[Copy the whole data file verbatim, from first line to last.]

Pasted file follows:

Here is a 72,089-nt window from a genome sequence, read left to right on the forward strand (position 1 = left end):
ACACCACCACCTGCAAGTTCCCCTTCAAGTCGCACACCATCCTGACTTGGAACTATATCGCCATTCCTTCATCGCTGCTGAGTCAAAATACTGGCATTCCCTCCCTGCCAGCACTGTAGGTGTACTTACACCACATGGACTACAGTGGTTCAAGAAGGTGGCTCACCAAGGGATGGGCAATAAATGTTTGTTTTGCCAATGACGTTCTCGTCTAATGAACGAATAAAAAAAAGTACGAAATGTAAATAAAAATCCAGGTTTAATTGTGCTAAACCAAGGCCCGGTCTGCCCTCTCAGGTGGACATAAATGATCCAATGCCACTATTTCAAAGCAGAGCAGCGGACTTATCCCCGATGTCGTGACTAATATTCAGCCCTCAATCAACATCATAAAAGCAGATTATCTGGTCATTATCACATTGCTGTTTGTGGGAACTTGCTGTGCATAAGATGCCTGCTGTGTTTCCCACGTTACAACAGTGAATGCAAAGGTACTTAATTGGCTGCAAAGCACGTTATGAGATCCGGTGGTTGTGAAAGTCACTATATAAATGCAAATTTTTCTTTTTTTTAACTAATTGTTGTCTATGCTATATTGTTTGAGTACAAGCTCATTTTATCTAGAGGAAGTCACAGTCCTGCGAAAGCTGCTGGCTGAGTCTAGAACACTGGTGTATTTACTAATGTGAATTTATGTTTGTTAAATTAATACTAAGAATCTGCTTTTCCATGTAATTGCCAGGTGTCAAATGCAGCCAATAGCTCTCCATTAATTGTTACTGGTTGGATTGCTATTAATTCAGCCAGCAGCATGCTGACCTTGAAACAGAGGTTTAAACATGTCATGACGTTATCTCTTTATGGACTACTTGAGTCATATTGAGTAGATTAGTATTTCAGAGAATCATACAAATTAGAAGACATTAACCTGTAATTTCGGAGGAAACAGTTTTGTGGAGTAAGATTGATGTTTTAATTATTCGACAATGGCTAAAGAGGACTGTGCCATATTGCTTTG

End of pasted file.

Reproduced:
Here is a 72,089-nt window from a genome sequence, read left to right on the forward strand (position 1 = left end):
ACACCACCACCTGCAAGTTCCCCTTCAAGTCGCACACCATCCTGACTTGGAACTATATCGCCATTCCTTCATCGCTGCTGAGTCAAAATACTGGCATTCCCTCCCTGCCAGCACTGTAGGTGTACTTACACCACATGGACTACAGTGGTTCAAGAAGGTGGCTCACCAAGGGATGGGCAATAAATGTTTGTTTTGCCAATGACGTTCTCGTCTAATGAACGAATAAAAAAAAGTACGAAATGTAAATAAAAATCCAGGTTTAATTGTGCTAAACCAAGGCCCGGTCTGCCCTCTCAGGTGGACATAAATGATCCAATGCCACTATTTCAAAGCAGAGCAGCGGACTTATCCCCGATGTCGTGACTAATATTCAGCCCTCAATCAACATCATAAAAGCAGATTATCTGGTCATTATCACATTGCTGTTTGTGGGAACTTGCTGTGCATAAGATGCCTGCTGTGTTTCCCACGTTACAACAGTGAATGCAAAGGTACTTAATTGGCTGCAAAGCACGTTATGAGATCCGGTGGTTGTGAAAGTCACTATATAAATGCAAATTTTTCTTTTTTTTAACTAATTGTTGTCTATGCTATATTGTTTGAGTACAAGCTCATTTTATCTAGAGGAAGTCACAGTCCTGCGAAAGCTGCTGGCTGAGTCTAGAACACTGGTGTATTTACTAATGTGAATTTATGTTTGTTAAATTAATACTAAGAATCTGCTTTTCCATGTAATTGCCAGGTGTCAAATGCAGCCAATAGCTCTCCATTAATTGTTACTGGTTGGATTGCTATTAATTCAGCCAGCAGCATGCTGACCTTGAAACAGAGGTTTAAACATGTCATGACGTTATCTCTTTATGGACTACTTGAGTCATATTGAGTAGATTAGTATTTCAGAGAATCATACAAATTAGAAGACATTAACCTGTAATTTCGGAGGAAACAGTTTTGTGGAGTAAGATTGATGTTTTAATTATTCGACAATGGCTAAAGAGGACTGTGCCATATTGCTTTG